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Author Topic: Negative feedback loop mod on single ended amp (Epiphone Galaxie 10)  (Read 229 times)

Mprall00

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Attached is the schematic for an epiphone galaxie 10.  I have modded it heavily as a learning experience following another board's advice.  First thing I did years ago was cut the negative feedback resistor out (R15) but now thought I would like to add it back in on a switch to try values.

I wired it like the picture attached in place of R15.  I had tested the switch prior to hooking it up.  All good to go.  Attached it and fired it up - no change in sound at all between 33k, 10k, and negative feedback off.  That can't be right right?

So I took it back apart and used my multimeter to measure the switch on board and every setting (even off) measured 1.5k.

So I took the switch out entirely and measured between the pads - 1.5k.

So I wired a 33k in to r15 and measured on board - 1.5k.

Fired it up with 33k and sounded exactly like when I thought I had the negative feedback removed.

I mean it actually sounds really good after all the mods, but anyone know what is happening?  Can i not modify negative feedback loop in this amp?  Can I not even remove it?

g1

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Re: Negative feedback loop mod on single ended amp (Epiphone Galaxie 10)
« Reply #1 on: February 09, 2019, 02:36:51 PM »
Your meter readings sound about right.
You will always have R7 there, and it is basically in parallel with R15 because of the low resistance of the OT secondary.
Feedback can be very subtle and hard to notice.
Try open loop (no R15 installed), compared to a lower value like 5K for R15.
You should notice some difference, at least a bit of volume drop with a 5K for R15.  All other values between 5K and open, will be even less noticeable.

Also, with 5K installed for R15, it should read around 1K with your meter. (5K paralleled with 1K5)

Mprall00

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Re: Negative feedback loop mod on single ended amp (Epiphone Galaxie 10)
« Reply #2 on: February 09, 2019, 03:42:24 PM »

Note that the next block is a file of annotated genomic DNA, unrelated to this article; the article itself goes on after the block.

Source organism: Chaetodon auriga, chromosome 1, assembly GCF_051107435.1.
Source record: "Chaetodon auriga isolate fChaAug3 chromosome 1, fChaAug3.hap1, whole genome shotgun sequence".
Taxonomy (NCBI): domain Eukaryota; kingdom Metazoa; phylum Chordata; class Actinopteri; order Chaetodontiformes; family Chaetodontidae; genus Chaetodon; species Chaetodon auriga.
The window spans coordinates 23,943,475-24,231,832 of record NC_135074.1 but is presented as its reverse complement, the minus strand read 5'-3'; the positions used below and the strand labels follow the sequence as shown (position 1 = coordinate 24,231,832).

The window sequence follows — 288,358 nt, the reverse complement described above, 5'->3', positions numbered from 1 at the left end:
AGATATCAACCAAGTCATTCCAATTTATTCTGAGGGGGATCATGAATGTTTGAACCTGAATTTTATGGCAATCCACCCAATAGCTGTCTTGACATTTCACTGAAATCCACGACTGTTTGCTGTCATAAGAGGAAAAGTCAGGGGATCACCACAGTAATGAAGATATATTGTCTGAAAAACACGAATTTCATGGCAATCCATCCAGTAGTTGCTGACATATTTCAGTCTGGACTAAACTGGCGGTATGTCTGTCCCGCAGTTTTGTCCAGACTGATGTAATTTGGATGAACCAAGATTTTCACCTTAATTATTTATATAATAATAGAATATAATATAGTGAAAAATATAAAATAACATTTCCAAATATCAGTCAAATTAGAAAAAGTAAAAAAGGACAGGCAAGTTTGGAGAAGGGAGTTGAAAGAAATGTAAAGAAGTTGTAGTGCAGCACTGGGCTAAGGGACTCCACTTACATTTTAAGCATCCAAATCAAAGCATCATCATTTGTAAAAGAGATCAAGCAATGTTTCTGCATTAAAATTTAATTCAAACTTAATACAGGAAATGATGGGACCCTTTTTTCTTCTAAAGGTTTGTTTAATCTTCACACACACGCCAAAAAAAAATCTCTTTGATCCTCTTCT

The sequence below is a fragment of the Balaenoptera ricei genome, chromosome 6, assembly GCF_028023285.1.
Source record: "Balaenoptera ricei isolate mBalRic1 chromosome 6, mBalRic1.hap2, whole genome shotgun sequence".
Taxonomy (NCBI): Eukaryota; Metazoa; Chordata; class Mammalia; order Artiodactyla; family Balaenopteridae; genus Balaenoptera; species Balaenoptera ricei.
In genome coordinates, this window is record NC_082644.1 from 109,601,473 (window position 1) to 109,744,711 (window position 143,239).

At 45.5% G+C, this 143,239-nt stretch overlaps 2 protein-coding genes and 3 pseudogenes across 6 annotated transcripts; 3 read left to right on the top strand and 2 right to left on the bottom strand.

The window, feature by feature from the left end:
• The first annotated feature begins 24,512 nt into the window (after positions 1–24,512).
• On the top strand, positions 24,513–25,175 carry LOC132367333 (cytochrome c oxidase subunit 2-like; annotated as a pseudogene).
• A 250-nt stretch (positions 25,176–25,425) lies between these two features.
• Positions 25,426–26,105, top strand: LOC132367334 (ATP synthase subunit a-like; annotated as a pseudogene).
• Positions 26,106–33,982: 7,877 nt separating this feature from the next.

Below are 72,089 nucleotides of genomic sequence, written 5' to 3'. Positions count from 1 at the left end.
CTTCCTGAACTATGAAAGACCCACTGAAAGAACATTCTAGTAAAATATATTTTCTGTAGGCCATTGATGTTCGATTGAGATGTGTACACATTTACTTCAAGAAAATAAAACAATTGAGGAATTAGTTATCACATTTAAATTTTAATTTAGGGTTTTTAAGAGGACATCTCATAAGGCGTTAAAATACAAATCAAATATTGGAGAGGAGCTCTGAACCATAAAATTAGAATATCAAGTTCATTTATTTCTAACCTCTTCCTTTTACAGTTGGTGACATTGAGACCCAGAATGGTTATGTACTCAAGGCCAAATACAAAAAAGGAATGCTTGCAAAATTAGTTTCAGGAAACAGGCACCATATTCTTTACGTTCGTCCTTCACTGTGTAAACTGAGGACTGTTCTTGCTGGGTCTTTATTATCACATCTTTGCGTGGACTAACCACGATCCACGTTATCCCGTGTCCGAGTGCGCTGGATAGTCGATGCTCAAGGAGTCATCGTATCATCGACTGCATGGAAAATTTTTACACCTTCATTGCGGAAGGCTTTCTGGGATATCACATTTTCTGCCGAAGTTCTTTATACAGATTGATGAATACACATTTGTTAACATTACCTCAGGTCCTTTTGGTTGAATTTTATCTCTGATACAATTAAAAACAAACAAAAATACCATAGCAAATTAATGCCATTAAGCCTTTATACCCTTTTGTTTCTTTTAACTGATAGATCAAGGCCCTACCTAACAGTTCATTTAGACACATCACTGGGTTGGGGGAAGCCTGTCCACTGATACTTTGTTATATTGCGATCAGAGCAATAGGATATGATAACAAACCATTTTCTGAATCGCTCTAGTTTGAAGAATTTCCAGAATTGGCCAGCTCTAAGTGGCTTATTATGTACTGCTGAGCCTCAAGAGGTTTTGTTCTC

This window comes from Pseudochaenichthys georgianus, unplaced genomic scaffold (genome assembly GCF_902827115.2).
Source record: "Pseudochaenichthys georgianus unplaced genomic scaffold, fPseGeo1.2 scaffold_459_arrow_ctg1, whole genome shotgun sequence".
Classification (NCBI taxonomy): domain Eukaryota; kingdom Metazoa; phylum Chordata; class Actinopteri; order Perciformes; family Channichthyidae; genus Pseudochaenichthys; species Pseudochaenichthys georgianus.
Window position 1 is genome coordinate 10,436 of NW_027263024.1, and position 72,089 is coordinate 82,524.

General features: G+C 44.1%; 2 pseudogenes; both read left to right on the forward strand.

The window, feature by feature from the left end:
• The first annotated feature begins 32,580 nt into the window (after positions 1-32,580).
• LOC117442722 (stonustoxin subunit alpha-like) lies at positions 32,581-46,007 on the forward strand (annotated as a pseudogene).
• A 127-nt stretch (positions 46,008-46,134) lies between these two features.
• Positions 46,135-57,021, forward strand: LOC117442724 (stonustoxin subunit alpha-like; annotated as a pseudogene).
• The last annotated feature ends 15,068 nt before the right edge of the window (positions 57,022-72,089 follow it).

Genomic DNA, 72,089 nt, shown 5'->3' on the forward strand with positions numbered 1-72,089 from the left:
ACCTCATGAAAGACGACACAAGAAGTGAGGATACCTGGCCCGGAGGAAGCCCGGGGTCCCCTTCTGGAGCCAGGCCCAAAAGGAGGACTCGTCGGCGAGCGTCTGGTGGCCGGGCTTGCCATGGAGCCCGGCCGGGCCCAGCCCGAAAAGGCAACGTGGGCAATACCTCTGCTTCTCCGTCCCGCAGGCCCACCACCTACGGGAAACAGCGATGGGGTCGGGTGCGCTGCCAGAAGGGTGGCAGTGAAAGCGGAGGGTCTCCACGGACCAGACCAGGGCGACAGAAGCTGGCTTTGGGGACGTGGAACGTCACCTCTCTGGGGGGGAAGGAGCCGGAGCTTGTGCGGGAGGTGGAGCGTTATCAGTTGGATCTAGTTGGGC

Thanks!  Yeah it dawned on me that the 1.5k was the cathode resistor.  But when I had the 10k in there shouldnt it have read 1.3?  I guess with it being that close (and that late at night) it could easily be by own user error or mental rounding...

Also I thought higher was going to be more noticeable.  But now realize looking at it that the parallel resistor is just averaging it out to be basically no change.

Thanks - I will try 5k and see if that is noticeable.

With NFB having so little impact on this amp, is it even worth trying a presence control?  that was going to be next for me...

Enzo

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Re: Negative feedback loop mod on single ended amp (Epiphone Galaxie 10)
« Reply #3 on: February 09, 2019, 08:30:09 PM »
Perhaps the switch is defective or miswired.

Measure the switch in each position with your ohm meter, to verify the contacts inside are closing.

Mprall00

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Re: Negative feedback loop mod on single ended amp (Epiphone Galaxie 10)
« Reply #4 on: February 10, 2019, 05:16:42 PM »
Switch was good.  Rewired with a 5k and 820r.  820r was likely too low but good to hear its working.  5k is a good sweet spot.  Off now sounds like there is no negative feedback.  10k was just high enough in this circuit to be barely noticeable so stock sounded almost like no negative feedback at all.

So I may leave the switch there.  Or I may solder 5k in there and experiment with the switch at other places...  like c4.  Or maybe an off switch for the tone stack...  Or a cold clipper switch.  Wonder if this amp is high enough gain to have that be worthwhile...
« Last Edit: February 10, 2019, 05:18:10 PM by Mprall00 »

Enzo

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Re: Negative feedback loop mod on single ended amp (Epiphone Galaxie 10)
« Reply #5 on: February 10, 2019, 07:33:41 PM »
You were reporting that the switch made no difference in your resistance readings.  Is that no longer the case?

g1

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Re: Negative feedback loop mod on single ended amp (Epiphone Galaxie 10)
« Reply #6 on: February 10, 2019, 08:38:37 PM »
I have a feeling you are going low enough now with that resistor that it is affecting the bias of V1b (because it is in parallel with the 1K5 cathode resistor).
So it may be that what you are hearing is the change in V1b bias, rather than the change in NFB.
You can check this by measuring the DC voltage at V1b pin8.
With no signal, if the DC changes for the different switch positions, the bias change may be what you are noticing.
Ideally, the NFB should not affect the DC conditions of V1b.
If you really wanted to do a definitive test, you would then open the NFB loop, and put the resistors directly in parallel with the 1K5 cathode resistor, then compare the audible result.

 

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